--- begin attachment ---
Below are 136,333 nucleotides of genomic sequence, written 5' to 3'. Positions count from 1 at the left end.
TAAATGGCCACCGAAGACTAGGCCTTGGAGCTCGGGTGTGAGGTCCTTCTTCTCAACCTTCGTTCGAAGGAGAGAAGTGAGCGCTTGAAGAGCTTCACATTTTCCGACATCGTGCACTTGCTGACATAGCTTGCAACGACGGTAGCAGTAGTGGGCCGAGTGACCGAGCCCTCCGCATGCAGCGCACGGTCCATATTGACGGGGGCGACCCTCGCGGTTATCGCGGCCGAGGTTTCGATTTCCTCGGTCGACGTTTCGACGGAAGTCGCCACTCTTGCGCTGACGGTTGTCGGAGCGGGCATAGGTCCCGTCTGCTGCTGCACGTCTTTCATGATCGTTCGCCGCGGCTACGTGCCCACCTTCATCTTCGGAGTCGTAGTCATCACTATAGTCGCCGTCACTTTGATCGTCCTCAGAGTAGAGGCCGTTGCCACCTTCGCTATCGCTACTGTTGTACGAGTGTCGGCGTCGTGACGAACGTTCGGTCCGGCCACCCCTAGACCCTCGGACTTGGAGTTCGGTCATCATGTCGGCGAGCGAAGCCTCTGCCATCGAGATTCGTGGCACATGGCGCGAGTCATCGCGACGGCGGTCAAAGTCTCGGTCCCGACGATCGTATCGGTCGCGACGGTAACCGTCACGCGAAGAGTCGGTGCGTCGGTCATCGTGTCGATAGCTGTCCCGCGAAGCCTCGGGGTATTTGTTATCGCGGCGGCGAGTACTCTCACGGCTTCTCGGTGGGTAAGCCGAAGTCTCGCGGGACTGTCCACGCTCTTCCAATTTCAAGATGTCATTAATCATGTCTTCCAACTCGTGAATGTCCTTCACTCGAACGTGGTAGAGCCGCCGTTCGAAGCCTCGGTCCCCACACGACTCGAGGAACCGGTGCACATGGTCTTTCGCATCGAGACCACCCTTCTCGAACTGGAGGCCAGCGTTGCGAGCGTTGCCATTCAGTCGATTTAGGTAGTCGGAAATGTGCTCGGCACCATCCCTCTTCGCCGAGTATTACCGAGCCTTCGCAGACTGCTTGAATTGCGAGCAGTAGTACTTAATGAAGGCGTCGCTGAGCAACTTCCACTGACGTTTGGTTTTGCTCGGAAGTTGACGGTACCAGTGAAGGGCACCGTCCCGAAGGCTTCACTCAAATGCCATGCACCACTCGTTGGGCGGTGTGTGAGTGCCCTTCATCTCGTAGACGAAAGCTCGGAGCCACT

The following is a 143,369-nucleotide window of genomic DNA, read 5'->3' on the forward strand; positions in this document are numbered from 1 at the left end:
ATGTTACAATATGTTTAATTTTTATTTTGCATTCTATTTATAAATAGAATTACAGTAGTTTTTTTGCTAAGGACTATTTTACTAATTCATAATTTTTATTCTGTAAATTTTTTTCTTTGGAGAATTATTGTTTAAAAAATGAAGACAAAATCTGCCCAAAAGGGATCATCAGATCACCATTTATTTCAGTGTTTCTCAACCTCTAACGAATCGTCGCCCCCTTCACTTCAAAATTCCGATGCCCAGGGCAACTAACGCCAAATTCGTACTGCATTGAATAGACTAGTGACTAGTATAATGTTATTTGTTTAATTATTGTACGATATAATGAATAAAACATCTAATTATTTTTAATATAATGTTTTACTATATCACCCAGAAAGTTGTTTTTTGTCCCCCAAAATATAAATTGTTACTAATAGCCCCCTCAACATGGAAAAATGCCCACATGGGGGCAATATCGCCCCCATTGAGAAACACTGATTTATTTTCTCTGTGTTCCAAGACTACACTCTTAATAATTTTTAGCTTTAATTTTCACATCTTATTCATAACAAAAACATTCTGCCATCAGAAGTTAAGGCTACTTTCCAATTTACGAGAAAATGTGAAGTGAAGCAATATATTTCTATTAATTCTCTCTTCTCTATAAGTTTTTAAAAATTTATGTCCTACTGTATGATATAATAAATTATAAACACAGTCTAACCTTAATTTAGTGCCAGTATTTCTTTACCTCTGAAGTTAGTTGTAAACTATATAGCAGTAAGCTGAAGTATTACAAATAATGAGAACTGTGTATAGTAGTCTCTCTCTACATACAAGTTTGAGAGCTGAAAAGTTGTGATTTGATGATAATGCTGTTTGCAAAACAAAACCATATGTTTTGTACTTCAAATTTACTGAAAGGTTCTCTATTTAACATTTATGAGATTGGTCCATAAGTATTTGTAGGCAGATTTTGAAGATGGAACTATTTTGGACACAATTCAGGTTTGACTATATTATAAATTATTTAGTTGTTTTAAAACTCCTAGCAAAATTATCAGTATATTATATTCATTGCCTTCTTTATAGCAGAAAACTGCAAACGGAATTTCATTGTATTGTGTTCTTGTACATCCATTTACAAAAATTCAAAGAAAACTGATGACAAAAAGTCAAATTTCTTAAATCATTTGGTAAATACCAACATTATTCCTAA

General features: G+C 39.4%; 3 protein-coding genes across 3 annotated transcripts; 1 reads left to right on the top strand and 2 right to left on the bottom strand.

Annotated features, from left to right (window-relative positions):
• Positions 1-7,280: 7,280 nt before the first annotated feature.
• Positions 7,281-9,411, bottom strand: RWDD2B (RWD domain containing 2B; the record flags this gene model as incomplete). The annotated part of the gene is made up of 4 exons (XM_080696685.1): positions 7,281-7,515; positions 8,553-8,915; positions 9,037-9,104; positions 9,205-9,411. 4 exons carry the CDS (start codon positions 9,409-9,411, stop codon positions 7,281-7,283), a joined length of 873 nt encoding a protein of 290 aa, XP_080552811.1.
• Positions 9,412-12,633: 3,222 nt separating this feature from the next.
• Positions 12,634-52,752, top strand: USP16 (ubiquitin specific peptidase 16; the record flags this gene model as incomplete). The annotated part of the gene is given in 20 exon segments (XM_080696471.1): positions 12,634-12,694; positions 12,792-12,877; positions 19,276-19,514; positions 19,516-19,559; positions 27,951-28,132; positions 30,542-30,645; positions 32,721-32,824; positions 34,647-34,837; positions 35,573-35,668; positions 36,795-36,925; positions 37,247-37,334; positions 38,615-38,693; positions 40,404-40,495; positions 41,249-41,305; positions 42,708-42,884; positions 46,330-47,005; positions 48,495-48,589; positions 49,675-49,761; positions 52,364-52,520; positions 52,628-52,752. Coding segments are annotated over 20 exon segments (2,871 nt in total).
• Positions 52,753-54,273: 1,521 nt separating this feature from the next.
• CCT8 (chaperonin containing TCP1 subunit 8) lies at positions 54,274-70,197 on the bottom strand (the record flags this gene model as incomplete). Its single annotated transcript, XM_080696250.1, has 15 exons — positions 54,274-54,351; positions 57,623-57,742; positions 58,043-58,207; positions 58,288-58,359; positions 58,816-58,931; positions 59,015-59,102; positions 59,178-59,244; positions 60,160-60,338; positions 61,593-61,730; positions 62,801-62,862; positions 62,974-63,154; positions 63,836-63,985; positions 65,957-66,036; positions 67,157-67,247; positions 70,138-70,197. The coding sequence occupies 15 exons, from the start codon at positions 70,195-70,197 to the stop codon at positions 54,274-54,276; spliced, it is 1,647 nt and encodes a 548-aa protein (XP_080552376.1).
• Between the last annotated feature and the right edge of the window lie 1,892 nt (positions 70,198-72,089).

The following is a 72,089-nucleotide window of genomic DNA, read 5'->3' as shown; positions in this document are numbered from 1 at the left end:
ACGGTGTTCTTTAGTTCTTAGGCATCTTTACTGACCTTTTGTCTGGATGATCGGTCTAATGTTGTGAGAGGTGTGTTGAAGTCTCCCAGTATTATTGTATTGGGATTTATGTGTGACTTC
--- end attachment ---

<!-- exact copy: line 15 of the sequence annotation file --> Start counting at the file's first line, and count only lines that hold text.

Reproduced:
ACGGTGTTCTTTAGTTCTTAGGCATCTTTACTGACCTTTTGTCTGGATGATCGGTCTAATGTTGTGAGAGGTGTGTTGAAGTCTCCCAGTATTATTGTATTGGGATTTATGTGTGACTTC